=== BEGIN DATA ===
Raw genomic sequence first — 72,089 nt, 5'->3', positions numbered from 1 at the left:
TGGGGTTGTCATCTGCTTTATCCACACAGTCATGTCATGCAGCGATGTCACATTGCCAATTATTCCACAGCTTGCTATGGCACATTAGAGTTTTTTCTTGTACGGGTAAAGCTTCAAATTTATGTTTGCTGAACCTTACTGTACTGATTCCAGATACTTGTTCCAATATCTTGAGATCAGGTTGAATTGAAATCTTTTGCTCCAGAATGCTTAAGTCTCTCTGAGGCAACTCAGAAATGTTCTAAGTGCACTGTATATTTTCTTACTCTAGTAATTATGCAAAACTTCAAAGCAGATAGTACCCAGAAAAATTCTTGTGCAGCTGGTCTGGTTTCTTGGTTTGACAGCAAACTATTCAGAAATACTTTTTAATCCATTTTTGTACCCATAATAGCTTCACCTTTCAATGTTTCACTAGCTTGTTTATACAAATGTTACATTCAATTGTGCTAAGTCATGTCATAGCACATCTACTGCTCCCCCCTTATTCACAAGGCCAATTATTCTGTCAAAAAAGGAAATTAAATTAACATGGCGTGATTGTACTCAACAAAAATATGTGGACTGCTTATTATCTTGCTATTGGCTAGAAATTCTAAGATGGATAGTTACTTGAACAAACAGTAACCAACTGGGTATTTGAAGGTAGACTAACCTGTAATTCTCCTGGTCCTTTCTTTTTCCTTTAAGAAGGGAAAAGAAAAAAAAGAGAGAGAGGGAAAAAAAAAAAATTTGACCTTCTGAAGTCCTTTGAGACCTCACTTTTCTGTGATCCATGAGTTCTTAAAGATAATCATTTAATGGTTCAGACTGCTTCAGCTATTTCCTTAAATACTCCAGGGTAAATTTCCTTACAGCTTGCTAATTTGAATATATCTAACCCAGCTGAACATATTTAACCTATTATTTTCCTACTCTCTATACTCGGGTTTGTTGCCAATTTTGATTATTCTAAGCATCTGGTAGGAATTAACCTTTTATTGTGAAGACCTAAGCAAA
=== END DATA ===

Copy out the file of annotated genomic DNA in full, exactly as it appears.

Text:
Raw genomic sequence first — 72,089 nt, 5'->3', positions numbered from 1 at the left:
TGGGGTTGTCATCTGCTTTATCCACACAGTCATGTCATGCAGCGATGTCACATTGCCAATTATTCCACAGCTTGCTATGGCACATTAGAGTTTTTTCTTGTACGGGTAAAGCTTCAAATTTATGTTTGCTGAACCTTACTGTACTGATTCCAGATACTTGTTCCAATATCTTGAGATCAGGTTGAATTGAAATCTTTTGCTCCAGAATGCTTAAGTCTCTCTGAGGCAACTCAGAAATGTTCTAAGTGCACTGTATATTTTCTTACTCTAGTAATTATGCAAAACTTCAAAGCAGATAGTACCCAGAAAAATTCTTGTGCAGCTGGTCTGGTTTCTTGGTTTGACAGCAAACTATTCAGAAATACTTTTTAATCCATTTTTGTACCCATAATAGCTTCACCTTTCAATGTTTCACTAGCTTGTTTATACAAATGTTACATTCAATTGTGCTAAGTCATGTCATAGCACATCTACTGCTCCCCCCTTATTCACAAGGCCAATTATTCTGTCAAAAAAGGAAATTAAATTAACATGGCGTGATTGTACTCAACAAAAATATGTGGACTGCTTATTATCTTGCTATTGGCTAGAAATTCTAAGATGGATAGTTACTTGAACAAACAGTAACCAACTGGGTATTTGAAGGTAGACTAACCTGTAATTCTCCTGGTCCTTTCTTTTTCCTTTAAGAAGGGAAAAGAAAAAAAAGAGAGAGAGGGAAAAAAAAAAAATTTGACCTTCTGAAGTCCTTTGAGACCTCACTTTTCTGTGATCCATGAGTTCTTAAAGATAATCATTTAATGGTTCAGACTGCTTCAGCTATTTCCTTAAATACTCCAGGGTAAATTTCCTTACAGCTTGCTAATTTGAATATATCTAACCCAGCTGAACATATTTAACCTATTATTTTCCTACTCTCTATACTCGGGTTTGTTGCCAATTTTGATTATTCTAAGCATCTGGTAGGAATTAACCTTTTATTGTGAAGACCTAAGCAAA